Common fish and other animals on the reef
A rich reserve of marine species and beautiful corals must have urged the former Philippine president Ferdinand Marcos to declare the Apo Reef as a ‘Marine Park’ in 1980. This was followed by an announcement of the local government of Sablayan that the reef was a splendid ‘Tourism Zone and Marine Reserve.’ Finally, in 1996, President Fidel V. Ramos affirmed that the Apo Reef must be treated as a ‘Protected Natural Park’.
The overabundance of colourful flora and fauna have been one of the main attractions of the Reef. Currently, the Reef comprises around 400 different varieties of coral reefs and about 400-500 types of marine species, including sharks, sting rays, and manta rays. About twenty six species of algae and seven species of seagrasses are present in the clear, blue waters.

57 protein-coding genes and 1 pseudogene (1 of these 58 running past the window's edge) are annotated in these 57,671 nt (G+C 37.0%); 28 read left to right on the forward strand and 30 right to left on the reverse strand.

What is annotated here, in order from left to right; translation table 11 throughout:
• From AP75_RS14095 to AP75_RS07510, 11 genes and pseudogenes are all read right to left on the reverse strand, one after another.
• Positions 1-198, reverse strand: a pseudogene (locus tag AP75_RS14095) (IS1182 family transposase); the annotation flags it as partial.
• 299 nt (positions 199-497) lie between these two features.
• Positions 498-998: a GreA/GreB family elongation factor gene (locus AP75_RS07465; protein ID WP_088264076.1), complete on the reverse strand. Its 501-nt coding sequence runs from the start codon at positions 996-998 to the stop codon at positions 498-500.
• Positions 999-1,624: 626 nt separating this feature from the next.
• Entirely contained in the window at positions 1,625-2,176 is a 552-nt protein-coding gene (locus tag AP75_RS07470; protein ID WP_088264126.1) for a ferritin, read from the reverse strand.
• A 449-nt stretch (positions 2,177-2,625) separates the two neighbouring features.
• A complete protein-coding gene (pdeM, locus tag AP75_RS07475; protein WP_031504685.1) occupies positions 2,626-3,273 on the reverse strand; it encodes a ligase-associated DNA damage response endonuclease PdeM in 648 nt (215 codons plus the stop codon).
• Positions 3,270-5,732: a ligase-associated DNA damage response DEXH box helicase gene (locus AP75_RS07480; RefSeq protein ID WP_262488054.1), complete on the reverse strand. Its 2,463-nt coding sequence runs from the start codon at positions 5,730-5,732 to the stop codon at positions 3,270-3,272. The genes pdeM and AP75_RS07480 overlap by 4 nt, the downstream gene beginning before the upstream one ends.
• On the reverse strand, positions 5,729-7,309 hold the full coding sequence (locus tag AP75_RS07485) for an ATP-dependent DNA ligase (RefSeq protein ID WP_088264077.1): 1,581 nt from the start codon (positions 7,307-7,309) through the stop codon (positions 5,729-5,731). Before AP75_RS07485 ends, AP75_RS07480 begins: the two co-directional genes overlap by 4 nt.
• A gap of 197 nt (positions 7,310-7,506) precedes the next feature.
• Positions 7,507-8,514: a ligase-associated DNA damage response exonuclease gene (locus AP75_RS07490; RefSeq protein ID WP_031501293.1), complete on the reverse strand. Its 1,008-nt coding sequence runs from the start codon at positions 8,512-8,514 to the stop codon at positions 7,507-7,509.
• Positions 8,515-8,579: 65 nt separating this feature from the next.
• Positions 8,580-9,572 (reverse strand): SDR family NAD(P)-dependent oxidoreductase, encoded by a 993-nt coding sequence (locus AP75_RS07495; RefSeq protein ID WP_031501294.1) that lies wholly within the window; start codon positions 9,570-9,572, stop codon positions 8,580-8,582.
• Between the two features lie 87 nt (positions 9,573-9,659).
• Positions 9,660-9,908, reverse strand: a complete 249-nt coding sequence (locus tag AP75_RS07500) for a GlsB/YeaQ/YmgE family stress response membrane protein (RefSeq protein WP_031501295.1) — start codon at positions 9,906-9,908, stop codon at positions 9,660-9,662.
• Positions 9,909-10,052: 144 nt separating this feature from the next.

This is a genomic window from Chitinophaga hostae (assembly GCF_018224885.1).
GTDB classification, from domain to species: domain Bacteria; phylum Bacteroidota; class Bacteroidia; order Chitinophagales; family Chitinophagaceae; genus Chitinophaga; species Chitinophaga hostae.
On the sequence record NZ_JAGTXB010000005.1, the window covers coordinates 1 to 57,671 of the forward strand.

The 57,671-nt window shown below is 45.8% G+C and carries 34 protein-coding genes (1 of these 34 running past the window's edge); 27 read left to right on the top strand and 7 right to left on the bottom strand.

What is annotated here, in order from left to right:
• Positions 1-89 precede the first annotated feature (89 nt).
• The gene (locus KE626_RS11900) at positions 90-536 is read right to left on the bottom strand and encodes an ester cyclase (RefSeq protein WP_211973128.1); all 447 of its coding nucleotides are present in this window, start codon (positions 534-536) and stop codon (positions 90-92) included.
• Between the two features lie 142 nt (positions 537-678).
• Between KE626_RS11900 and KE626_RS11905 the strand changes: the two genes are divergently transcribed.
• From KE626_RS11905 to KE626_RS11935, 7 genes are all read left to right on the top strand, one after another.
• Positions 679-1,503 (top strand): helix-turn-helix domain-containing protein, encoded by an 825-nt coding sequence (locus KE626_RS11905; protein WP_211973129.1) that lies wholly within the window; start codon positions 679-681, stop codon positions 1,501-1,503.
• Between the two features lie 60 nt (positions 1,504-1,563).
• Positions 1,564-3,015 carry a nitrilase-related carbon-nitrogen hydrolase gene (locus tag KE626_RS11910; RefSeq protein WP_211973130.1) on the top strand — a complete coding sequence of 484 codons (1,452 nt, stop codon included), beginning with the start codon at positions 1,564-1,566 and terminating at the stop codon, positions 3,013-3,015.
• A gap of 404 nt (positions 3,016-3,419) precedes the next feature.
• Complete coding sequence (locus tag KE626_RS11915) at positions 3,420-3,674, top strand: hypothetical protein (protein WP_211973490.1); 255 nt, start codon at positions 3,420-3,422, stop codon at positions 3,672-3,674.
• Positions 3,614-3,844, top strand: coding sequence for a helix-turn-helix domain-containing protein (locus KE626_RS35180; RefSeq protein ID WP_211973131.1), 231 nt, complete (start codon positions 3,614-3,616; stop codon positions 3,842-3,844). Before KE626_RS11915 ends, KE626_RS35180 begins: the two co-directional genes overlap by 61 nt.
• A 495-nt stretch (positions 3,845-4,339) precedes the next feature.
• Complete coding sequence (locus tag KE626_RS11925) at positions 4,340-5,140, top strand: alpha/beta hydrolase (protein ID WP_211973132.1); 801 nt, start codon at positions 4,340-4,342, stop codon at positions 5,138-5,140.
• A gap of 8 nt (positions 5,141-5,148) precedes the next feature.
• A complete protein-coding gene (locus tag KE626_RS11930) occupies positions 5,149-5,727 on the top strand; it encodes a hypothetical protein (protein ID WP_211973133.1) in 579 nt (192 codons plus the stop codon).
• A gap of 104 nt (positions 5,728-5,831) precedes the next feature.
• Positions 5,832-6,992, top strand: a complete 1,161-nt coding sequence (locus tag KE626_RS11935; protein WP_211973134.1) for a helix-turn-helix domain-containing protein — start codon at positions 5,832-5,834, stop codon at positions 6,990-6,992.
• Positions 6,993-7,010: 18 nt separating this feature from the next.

About 385 species of fish have been identified in the area.
This includes damsel fishes, wrasses, butterfly fishes, groupers, gobies, angel fishes, blennies, parrot fishes, cardinal fishes, snappers and spine checks, trigger fishes, fusiliers, siganids, squirrel fishes, jacks and trevallies. Reef sharks are found in the channel, whereas the white tip, black tip, hammerhead and gray varieties are found in the deeper waters.
Apart from shoals of fish, there are holothurians, sea urchins, crinoids, sponges, sea squirts, brittle stars, worms, snails, nudibranches, octopus, clams, squid, giant clams, coconut crab and rare shells. All the inhabitants together enhance the stunning beauty of the Apo Reef Natural Park.